Unfortunately, not everyone sees eye to eye when it comes to enhanced safety measures that can help stop the spread of COVID-19.

Dental offices have stepped up and implemented health and safety guidelines that enable their patients to receive essential medical care under enhanced protective safety measures.

When faced with a patient who’s uncooperative with safety precautions, a dental office can have more success in managing and deescalating the situation with the following guidelines.

Communication is key
Dental offices can help reduce these incidents by preparing their patients with advanced notice of the health and safety protocols, which include checking temperatures before appointments and requiring face coverings.

This early communication sets expectations for the patient, giving them the opportunity to cancel their appointment or reschedule for a later date.

One notice is typically not sufficient. Dental offices can increase their outreach by sending appointment alerts by email, text and voicemail with the friendly reminder that the office is following COVID-19 protocol.

Easy-to-read posters and other physical notices on-site will reinforce this important message and reduce conflict.

Offer patients reasonable accommodations
Listening to patients and their concerns can create another pathway toward a solution through reasonable accommodations.

Dental offices can offer to postpone the appointment, agree to keep patients in fully separate areas during their visit or provide flexibility of where patients can wait before they’re seen. A reasonable accommodation can bridge the gap of differences and create a positive experience for everyone involved.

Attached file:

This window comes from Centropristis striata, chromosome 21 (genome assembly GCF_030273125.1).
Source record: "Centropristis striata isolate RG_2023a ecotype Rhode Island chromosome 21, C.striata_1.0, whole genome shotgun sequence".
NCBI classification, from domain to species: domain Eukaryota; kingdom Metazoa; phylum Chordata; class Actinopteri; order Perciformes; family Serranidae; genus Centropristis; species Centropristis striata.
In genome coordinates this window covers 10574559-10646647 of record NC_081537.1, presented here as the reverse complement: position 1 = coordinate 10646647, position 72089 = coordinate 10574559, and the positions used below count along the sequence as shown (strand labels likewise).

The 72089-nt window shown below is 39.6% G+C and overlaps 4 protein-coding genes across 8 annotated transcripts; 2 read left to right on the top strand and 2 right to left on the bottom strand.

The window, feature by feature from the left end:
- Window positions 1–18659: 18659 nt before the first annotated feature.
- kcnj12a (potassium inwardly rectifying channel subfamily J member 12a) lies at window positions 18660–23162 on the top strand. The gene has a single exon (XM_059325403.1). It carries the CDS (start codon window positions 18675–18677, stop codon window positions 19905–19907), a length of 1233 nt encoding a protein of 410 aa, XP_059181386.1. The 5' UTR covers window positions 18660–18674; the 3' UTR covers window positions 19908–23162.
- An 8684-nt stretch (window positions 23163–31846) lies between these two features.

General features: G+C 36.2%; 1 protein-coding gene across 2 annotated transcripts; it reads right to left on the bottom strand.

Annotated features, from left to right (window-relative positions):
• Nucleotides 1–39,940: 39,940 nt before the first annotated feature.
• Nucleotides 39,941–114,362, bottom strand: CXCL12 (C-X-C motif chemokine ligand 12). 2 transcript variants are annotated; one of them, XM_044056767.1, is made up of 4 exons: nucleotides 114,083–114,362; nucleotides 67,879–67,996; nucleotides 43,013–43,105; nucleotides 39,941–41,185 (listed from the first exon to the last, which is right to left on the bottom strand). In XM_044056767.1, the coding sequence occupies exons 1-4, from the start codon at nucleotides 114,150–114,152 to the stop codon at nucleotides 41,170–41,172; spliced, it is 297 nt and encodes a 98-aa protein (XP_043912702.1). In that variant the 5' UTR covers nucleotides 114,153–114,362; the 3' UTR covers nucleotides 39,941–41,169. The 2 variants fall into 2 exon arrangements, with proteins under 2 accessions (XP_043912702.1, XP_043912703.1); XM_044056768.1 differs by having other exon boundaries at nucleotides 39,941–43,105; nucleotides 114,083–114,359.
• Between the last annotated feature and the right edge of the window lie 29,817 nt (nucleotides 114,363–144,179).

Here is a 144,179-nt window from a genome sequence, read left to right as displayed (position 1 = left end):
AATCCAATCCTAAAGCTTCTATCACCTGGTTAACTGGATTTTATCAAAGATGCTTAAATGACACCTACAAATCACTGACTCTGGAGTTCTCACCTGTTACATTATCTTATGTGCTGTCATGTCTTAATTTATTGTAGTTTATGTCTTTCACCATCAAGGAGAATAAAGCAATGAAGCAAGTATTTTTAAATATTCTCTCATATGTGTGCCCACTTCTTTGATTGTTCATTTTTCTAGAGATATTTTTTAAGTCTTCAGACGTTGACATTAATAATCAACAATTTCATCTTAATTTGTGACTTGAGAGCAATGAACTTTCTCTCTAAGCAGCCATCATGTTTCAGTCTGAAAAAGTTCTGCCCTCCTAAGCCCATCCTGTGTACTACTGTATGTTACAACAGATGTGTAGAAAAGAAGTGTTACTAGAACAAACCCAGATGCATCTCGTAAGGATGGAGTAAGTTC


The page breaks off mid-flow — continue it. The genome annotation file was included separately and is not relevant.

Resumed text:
Support staff members
Nothing can be more important than letting staff members know they are supported and will not be alone if confronted with a disgruntled patient.

Creating a safe and supportive work experience for staff members is key to addressing today’s needs in a unified and professional manner.

Simple steps such as updating workplace-violence policies to cover all employees and looping them in on new policies are two big steps toward showing support and solidarity during this critical time.

Prepare staff for conflict-resolution training
Proper planning and training on how staff can communicate and resolve conflicts that arise from these situations are fundamental to keeping everyone safe and feeling confident.

For instance, staff members must know that they are not there to enforce any rule, but rather, will only encourage and request that patients follow vital health and safety protocols for everyone’s well-being.

Employees must also be prepared for escalations and have a plan in place on what steps need to be taken to reach an amicable resolution. Planning for various scenarios that become threatening is also necessary. Employees should be aware of designated safe areas where they can retreat during an emergency. A clear understanding of the chain of command is essential for quick decision-making.

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